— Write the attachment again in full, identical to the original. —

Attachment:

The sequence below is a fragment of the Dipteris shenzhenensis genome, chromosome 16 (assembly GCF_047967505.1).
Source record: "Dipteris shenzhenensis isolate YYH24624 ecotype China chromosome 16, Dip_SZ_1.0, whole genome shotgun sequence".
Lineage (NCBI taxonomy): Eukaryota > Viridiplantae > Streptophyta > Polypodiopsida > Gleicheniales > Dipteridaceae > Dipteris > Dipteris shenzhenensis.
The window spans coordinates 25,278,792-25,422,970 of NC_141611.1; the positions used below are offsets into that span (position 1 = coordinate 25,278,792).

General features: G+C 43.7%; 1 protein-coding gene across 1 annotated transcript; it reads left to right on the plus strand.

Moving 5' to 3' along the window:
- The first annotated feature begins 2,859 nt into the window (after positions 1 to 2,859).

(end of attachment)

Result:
The sequence below is a fragment of the Dipteris shenzhenensis genome, chromosome 16 (assembly GCF_047967505.1).
Source record: "Dipteris shenzhenensis isolate YYH24624 ecotype China chromosome 16, Dip_SZ_1.0, whole genome shotgun sequence".
Lineage (NCBI taxonomy): Eukaryota > Viridiplantae > Streptophyta > Polypodiopsida > Gleicheniales > Dipteridaceae > Dipteris > Dipteris shenzhenensis.
The window spans coordinates 25,278,792-25,422,970 of NC_141611.1; the positions used below are offsets into that span (position 1 = coordinate 25,278,792).

General features: G+C 43.7%; 1 protein-coding gene across 1 annotated transcript; it reads left to right on the plus strand.

Moving 5' to 3' along the window:
- The first annotated feature begins 2,859 nt into the window (after positions 1 to 2,859).